New Food Contact Materials Currently Molding the Industry

New Food Contact Materials Currently Molding the Industry

By Gonzalo Delgado

In the search of new properties for food contact materials, scientists try to meet the needs of both industry and society. A major focus has been on reducing the ecological impact of the nowadays ubiquitous plastics, and looking for safer materials that do not need the use of plasticizers and other toxic additives. Hence, the reduction of carbon footprints has become a global goal. Current research seeks to produce plastics derived from renewable biomasses, called bioplastics, thus avoiding synthetic polymers derived from non-renewable resources, mainly oil and gas.

Chitosan-Based Bioplastics

One of the most promising bioplastics is composed of chitosan, which is obtained from chitin, the polysaccharide which crustaceans’ -shrimps and crabs- exoskeletons are made of, and the second most abundant organic material found in nature, after cellulose.

The main advantages of using the chitosan-based bioplastics include the abundance of the raw material, and its short biodegradability time. Together, these two factors represent a major environmental step forward. In addition, chitosan is non-toxic and possesses antimicrobial and antifungal activities. This bioplastic is also soluble in slightly acidic water, allowing to manufacture films very easily since no thermal extrusion is required. All these characteristics are advantageous in the food packaging industry.

A recent innovation in this field comes from Professor Thian’s lab at the National University of Singapore (NUS). Researchers at NUS have produced a chitosan composite film with enhanced antimicrobial and antifungal properties by combining it with a grapefruit seed extract. During the tests, this composite film was used to package bread, and it protected the bread from mold growth for up to 10 days. This was more than three times longer than conventional synthetic packaging film, where visible mold appeared after 3 days. According to Professor Thian, these packaging films are safe and can be used with organic foods. Currently, more studies are being done using this film with other products such as meat, seafood, and dairy. It will take few years until we see this revolution in food packaging in grocery stores.

LiquiGlide Slides Into the World Of Food Packaging

In some cases, scientists can discover a technology and the application of it emerges later down the road. This is the case of LiquiGlide. LiquiGlide was developed at MIT and is a non-stick coating that allows viscous liquids like ketchup, mayonnaise or honey to actually slide on the container’s surface. Indeed, when the researchers showed this effect in a YouTube video, it went viral. This coating technology consists of two layers: a textured (porous) solid and an impregnating liquid, which create a permanently wet surface that dramatically reduces sticking. Essentially, different materials in the layers can be tailored for each specific application, and in the case of food, FDA-approved materials can be used, making it a safe product.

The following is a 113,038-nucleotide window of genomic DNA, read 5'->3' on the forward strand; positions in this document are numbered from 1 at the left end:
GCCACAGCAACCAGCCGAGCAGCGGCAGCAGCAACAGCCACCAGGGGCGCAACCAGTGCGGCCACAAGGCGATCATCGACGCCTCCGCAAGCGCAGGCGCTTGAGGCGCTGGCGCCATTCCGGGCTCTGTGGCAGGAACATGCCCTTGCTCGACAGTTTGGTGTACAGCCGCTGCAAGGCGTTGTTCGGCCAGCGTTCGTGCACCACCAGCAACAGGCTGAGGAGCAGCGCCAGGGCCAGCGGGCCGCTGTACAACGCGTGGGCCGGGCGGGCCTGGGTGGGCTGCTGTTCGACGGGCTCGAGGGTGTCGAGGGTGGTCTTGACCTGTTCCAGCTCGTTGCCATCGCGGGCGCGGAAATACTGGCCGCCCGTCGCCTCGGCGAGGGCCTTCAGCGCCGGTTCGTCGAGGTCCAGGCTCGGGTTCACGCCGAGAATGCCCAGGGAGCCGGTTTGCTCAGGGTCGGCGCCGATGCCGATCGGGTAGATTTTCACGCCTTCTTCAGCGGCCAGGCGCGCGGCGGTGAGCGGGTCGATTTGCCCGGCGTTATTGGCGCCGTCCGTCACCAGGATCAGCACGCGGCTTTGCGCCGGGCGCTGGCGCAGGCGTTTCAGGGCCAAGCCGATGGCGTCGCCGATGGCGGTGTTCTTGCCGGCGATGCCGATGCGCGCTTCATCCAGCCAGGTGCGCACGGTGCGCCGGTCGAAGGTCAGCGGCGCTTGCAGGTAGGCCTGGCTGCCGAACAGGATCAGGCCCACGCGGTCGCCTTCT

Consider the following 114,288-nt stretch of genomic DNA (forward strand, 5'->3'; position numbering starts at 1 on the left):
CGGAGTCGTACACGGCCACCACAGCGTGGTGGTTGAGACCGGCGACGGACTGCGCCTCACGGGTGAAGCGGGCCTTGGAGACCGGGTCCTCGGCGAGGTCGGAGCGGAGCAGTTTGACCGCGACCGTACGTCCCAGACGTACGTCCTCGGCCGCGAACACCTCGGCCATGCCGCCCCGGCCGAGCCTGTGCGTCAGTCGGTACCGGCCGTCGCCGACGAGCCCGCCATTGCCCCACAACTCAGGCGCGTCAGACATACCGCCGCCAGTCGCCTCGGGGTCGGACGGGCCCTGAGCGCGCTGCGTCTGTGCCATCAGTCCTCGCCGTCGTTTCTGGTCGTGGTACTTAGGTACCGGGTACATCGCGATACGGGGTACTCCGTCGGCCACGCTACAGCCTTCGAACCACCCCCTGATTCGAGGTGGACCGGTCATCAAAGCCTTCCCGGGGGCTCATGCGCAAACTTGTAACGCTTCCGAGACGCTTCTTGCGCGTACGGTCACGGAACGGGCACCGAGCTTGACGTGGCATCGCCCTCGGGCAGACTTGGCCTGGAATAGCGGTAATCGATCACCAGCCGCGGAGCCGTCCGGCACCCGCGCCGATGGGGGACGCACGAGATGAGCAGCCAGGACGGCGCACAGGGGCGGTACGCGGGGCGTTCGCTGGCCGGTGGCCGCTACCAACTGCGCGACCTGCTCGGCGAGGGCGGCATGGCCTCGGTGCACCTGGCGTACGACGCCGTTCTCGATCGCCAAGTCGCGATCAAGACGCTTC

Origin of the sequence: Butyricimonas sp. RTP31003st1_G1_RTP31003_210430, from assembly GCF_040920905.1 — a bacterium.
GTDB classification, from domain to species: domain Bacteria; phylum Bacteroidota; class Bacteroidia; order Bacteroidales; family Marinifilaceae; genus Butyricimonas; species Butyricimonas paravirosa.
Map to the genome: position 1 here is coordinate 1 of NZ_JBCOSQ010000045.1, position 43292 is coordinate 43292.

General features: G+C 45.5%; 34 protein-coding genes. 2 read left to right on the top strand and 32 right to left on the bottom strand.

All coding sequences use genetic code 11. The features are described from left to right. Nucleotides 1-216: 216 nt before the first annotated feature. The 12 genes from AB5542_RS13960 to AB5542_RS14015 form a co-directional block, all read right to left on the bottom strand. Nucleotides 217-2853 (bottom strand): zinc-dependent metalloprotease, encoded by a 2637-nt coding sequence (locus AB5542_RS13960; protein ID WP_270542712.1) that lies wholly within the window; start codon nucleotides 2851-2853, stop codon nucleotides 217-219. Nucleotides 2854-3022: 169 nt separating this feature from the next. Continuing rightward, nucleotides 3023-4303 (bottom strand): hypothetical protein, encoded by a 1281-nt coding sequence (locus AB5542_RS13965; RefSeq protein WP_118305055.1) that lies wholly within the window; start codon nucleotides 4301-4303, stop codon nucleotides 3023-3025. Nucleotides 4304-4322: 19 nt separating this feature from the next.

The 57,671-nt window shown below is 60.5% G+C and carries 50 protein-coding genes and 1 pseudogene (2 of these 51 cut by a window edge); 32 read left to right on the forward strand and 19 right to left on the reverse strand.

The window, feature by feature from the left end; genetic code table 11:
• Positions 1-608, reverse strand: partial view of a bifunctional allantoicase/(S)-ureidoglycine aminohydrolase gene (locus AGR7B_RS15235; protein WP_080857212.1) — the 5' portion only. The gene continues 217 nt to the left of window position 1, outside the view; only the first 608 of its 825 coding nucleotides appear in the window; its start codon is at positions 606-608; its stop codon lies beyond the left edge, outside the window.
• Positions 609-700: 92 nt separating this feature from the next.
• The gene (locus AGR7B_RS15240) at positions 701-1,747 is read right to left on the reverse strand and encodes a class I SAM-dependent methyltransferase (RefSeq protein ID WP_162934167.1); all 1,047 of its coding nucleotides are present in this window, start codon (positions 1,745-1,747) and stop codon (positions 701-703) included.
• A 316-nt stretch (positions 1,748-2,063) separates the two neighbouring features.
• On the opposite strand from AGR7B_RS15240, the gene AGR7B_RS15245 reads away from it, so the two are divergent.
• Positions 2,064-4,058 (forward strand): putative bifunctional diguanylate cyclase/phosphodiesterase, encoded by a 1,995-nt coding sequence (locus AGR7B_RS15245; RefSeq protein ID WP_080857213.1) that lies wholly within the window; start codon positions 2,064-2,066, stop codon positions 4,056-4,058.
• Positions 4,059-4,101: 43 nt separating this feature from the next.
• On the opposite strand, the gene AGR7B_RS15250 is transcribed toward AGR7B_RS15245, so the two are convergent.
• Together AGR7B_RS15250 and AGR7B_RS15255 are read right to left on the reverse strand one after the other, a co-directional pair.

The end of thwacking ketchup bottles can also represent a reduction of tons of product waste and water used to rinse bottles before recycling, both very positive in terms of sustainability. We are likely to see products using LiquiGlide in the near future: In 2015, the company signed agreements with Elmer’s (US glue brand) and Orkla (Norwegian food brand) to implement the technology in their bottles.


To read more about other interesting advances and inventions in the food industry, be sure to check these out:

The Potential of 3D Printing in the Food Industry

Scientists Develop Biofortified Rice with High Folate Stability

A Natural Dairy Thickener with Probiotic Potential

How Nice Fruit Achieved the Impossible: Fresh Frozen Fruit



Functional chitosan-based grapefruit seed extract composite films for applications in food packaging technology. Tan YL et al. Materials Research Bulletin 69 (2015) 142–146.

Image Courtesy of the Varanasi Research Group.

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